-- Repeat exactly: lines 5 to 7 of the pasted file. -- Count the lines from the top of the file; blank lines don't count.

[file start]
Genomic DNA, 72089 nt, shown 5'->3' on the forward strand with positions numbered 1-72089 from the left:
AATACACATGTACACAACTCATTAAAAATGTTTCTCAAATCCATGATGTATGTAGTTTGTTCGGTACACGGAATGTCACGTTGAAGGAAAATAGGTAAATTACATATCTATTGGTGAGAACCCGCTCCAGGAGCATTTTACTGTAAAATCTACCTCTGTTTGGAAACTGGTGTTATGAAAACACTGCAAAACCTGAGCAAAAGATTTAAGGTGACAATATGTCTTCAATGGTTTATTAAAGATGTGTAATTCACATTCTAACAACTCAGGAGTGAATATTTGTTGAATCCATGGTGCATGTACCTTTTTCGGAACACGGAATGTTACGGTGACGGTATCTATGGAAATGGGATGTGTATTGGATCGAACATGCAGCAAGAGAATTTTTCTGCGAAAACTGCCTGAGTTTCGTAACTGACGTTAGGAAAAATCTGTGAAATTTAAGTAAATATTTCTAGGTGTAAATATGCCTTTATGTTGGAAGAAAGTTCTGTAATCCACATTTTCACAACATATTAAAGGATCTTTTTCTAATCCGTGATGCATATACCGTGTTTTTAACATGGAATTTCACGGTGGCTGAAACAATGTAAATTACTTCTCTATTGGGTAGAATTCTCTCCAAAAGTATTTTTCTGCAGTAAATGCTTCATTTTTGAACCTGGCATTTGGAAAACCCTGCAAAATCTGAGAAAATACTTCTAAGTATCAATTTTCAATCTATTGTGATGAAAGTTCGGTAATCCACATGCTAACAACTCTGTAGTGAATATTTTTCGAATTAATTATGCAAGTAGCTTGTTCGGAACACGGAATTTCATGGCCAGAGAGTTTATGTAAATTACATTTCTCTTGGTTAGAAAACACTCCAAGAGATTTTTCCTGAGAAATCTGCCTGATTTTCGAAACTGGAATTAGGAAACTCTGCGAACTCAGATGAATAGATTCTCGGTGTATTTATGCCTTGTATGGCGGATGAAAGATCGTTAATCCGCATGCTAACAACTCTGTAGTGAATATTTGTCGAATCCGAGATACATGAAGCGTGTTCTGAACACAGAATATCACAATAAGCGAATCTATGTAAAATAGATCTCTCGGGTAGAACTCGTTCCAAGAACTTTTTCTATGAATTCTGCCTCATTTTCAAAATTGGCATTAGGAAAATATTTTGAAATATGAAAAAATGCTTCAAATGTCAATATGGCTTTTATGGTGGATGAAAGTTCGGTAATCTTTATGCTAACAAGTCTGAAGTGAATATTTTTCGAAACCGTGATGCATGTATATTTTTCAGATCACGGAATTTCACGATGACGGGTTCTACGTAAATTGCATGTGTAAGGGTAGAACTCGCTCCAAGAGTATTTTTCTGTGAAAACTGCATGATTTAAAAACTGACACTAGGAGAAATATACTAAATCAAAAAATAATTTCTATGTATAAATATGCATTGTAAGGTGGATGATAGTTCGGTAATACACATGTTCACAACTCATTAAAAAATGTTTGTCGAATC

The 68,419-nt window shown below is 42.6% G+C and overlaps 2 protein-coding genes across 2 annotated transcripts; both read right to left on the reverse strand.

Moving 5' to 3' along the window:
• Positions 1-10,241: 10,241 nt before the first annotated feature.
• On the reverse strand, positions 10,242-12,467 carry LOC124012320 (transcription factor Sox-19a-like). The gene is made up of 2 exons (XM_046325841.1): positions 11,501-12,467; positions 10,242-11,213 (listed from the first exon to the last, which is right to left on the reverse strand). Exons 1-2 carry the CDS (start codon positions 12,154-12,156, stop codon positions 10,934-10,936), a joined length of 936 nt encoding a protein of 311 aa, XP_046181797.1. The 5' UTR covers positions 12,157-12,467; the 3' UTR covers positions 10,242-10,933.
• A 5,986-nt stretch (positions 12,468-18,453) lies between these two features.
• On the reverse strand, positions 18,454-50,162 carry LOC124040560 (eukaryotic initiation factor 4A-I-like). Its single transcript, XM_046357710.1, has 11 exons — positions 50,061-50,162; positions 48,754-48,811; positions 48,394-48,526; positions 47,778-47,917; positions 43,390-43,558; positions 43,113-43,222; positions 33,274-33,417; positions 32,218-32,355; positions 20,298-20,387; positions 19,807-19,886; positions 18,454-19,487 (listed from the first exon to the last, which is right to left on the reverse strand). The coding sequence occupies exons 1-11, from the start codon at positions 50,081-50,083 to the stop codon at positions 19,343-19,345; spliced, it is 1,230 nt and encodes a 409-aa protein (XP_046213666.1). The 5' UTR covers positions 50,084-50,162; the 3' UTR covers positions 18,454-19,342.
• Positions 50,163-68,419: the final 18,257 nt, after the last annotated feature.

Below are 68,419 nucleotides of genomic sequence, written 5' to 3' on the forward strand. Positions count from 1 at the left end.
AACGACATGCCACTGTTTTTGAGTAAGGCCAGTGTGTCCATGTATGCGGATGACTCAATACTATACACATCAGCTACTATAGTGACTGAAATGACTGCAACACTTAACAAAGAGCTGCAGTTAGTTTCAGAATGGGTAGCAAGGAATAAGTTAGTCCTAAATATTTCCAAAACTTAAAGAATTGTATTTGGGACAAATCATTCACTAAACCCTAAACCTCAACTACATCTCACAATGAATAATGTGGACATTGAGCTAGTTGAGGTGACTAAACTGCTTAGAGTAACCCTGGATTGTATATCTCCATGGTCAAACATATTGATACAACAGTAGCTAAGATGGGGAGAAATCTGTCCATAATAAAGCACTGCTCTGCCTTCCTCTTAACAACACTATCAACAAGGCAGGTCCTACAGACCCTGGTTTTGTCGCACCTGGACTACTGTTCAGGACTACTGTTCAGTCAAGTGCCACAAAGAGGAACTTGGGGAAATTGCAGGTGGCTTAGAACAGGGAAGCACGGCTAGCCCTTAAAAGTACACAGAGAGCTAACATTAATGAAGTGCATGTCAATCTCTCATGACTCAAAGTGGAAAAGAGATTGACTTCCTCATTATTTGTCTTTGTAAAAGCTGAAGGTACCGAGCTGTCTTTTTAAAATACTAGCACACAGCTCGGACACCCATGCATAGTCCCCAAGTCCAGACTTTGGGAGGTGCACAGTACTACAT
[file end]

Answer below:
• Positions 1-10,241: 10,241 nt before the first annotated feature.
• On the reverse strand, positions 10,242-12,467 carry LOC124012320 (transcription factor Sox-19a-like). The gene is made up of 2 exons (XM_046325841.1): positions 11,501-12,467; positions 10,242-11,213 (listed from the first exon to the last, which is right to left on the reverse strand). Exons 1-2 carry the CDS (start codon positions 12,154-12,156, stop codon positions 10,934-10,936), a joined length of 936 nt encoding a protein of 311 aa, XP_046181797.1. The 5' UTR covers positions 12,157-12,467; the 3' UTR covers positions 10,242-10,933.
• A 5,986-nt stretch (positions 12,468-18,453) lies between these two features.